As mentioned, the power control isn’t managed by any unusual components; it comes down to a NAND gate with a single inverted input, and a MIC5504 3.3 V regulator responsible for feeding the ESP board. The logic gate controls whether the voltage regulator is enabled or disabled, and therefore whether the microcontroller receives any power at all. Most of the time the regulator is disabled, but when the reed switch triggers, its input to the NAND gate is pulled low and the regulator is turned on, booting up the ESP board.
In order to stay on, the first thing the ESP board does is use a GPIO pin to drive the inverted input of the NAND gate high in order to keep the regulator enabled, and it has a window of about half a second to do this. Once the HTTP request is sent (and the battery voltage sensed), the ESP board pulls that pin low, disabling the regulator and turning itself off until the reed switch once again begins the process.
[CoreWeaver] creates an alarm clock that includes features one might expect in such a project, including an FM radio, snooze button inputs and a display, but goes beyond the basic functionality to include temperature sensing and a PC connection, opening the way for customizable functionality.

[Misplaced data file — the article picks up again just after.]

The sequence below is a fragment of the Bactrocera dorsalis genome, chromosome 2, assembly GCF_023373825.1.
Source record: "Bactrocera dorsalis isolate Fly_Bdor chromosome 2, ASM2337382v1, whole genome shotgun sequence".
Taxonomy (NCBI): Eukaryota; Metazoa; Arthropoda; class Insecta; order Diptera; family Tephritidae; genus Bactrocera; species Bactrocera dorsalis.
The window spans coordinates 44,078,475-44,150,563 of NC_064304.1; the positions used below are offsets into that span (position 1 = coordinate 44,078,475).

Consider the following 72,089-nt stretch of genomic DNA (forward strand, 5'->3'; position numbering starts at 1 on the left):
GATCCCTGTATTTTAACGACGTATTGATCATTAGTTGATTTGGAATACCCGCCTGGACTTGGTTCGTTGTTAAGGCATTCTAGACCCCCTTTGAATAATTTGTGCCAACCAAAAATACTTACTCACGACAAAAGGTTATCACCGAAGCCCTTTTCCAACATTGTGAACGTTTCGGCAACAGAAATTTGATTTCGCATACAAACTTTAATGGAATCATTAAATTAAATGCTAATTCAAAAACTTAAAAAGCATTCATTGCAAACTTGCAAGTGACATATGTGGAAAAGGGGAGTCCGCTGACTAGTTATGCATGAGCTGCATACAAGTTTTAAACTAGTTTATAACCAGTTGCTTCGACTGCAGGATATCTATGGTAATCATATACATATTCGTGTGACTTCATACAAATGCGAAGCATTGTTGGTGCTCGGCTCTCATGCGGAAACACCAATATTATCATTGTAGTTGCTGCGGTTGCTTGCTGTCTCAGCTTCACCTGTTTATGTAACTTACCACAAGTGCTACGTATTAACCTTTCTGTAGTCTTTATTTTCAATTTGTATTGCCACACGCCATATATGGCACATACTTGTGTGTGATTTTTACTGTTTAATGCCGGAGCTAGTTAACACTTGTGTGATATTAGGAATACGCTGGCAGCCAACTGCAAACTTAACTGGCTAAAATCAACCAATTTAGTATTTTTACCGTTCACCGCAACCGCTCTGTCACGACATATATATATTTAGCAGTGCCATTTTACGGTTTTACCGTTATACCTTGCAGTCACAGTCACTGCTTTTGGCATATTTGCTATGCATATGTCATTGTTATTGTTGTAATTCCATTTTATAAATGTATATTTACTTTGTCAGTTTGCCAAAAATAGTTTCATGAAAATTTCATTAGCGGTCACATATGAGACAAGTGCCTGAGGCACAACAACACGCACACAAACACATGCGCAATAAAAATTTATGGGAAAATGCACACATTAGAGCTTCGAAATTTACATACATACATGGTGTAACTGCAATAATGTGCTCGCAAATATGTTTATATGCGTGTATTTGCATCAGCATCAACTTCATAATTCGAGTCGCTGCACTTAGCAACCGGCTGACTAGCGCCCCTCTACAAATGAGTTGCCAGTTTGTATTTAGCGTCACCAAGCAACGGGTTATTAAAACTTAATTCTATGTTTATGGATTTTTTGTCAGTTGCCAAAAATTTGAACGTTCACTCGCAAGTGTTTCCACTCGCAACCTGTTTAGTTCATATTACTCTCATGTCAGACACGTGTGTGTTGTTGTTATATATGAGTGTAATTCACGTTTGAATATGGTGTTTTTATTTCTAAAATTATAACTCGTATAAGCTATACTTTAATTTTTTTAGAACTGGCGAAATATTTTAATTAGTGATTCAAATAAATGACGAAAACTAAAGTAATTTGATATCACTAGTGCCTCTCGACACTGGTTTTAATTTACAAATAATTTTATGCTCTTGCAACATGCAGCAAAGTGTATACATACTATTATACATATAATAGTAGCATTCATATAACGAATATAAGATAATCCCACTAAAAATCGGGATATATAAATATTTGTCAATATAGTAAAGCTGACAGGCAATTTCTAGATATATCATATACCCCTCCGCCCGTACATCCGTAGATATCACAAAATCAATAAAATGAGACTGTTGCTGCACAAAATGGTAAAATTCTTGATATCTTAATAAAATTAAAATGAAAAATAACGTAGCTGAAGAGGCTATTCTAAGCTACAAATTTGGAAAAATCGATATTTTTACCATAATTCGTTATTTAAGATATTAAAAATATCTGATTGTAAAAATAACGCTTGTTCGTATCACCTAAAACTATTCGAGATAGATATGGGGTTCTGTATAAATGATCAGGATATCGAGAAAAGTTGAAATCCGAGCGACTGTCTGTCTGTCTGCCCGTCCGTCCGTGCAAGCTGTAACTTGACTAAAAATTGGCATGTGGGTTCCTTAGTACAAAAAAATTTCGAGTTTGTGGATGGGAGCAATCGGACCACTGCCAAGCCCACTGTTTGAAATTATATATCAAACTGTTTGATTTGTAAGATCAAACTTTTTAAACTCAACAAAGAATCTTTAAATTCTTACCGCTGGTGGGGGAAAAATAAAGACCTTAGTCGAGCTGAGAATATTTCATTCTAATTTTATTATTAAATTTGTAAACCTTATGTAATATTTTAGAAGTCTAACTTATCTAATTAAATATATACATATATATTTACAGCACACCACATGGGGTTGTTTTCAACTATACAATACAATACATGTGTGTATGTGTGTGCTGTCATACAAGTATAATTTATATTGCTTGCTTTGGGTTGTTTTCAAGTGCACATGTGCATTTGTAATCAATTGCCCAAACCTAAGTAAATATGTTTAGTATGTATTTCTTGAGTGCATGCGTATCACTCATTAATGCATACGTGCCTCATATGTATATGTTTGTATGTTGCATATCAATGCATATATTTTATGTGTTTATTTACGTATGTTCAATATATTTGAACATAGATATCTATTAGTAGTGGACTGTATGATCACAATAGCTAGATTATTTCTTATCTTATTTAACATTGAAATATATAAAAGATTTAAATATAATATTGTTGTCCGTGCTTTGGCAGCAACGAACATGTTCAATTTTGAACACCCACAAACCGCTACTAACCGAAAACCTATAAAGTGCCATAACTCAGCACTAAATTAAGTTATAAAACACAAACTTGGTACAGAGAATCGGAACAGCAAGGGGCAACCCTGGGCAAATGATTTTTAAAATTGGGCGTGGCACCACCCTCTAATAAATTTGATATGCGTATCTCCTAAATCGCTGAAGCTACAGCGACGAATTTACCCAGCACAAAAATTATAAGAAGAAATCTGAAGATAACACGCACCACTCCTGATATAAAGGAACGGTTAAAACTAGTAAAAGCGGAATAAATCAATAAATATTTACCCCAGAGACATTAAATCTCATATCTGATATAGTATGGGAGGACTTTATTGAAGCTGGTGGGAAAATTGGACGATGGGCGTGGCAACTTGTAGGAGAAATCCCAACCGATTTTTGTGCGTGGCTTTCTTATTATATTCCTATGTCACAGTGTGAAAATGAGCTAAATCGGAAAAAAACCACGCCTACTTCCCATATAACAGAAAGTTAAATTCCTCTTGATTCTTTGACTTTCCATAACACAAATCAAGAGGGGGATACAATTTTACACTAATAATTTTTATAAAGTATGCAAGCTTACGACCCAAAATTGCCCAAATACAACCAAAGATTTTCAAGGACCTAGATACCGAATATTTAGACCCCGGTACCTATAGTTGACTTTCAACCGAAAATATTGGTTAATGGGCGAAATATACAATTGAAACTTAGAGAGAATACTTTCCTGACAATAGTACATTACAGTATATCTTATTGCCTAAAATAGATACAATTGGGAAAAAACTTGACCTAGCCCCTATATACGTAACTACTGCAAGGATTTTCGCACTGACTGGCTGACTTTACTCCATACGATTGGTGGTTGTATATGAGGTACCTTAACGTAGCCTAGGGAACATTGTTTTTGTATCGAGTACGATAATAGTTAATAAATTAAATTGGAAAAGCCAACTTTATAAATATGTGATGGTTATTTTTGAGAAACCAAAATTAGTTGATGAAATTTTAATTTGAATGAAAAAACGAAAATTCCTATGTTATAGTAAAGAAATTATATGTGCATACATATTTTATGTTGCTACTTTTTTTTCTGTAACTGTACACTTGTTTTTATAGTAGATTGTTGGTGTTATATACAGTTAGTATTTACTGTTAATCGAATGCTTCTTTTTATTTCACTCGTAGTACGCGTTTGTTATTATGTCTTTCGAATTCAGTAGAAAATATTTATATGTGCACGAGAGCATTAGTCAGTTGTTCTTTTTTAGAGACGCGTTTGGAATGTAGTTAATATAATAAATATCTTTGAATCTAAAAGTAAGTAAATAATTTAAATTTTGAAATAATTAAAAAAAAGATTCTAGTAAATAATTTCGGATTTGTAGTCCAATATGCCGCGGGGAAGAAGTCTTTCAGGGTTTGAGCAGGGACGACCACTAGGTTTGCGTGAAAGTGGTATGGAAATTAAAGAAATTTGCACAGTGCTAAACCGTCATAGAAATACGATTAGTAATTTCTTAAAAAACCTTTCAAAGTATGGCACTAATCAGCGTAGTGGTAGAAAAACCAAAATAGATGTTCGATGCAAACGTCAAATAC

An Atmega328 is used for the main microcontroller which communicates via I2C both to a DS1307 real time clock (RTC) and a TEA5767 FM module. The main power comes from a 9V power source with an LM317 and LM7805 linear regulators providing a 3.3V and 5V power rail, respectively. Most of the electronics are powered using 5V except for the TEA5767, which is powered from the 3.3V rail and has its I2C communication levels shifted from 5V to 3.3V. The audio output of the TEA5767 feeds directly into the TDA7052 audio amplifier to drive the speakers. Since the RTC has an auxiliary coin cell battery for power, the alarm clock can keep accurate time even when not plugged in. Continue reading “IO Connected Radio Alarm Clock”→
Most consumer-grade audio equipment has been in stereo since at least the 1960s, allowing the listener to experience sounds with a three-dimensional perspective as if they were present when the sound was originally made. Stereo photography has lagged a little behind the stereo audio trend, though, with most of the technology existing as passing fads or requiring clumsy hardware to experience fully. Not so with the DIY stereoscopic cameras like this one produced by this group of 3D photography enthusiasts, who have also some methods to view the photos in 3D without any extra hardware.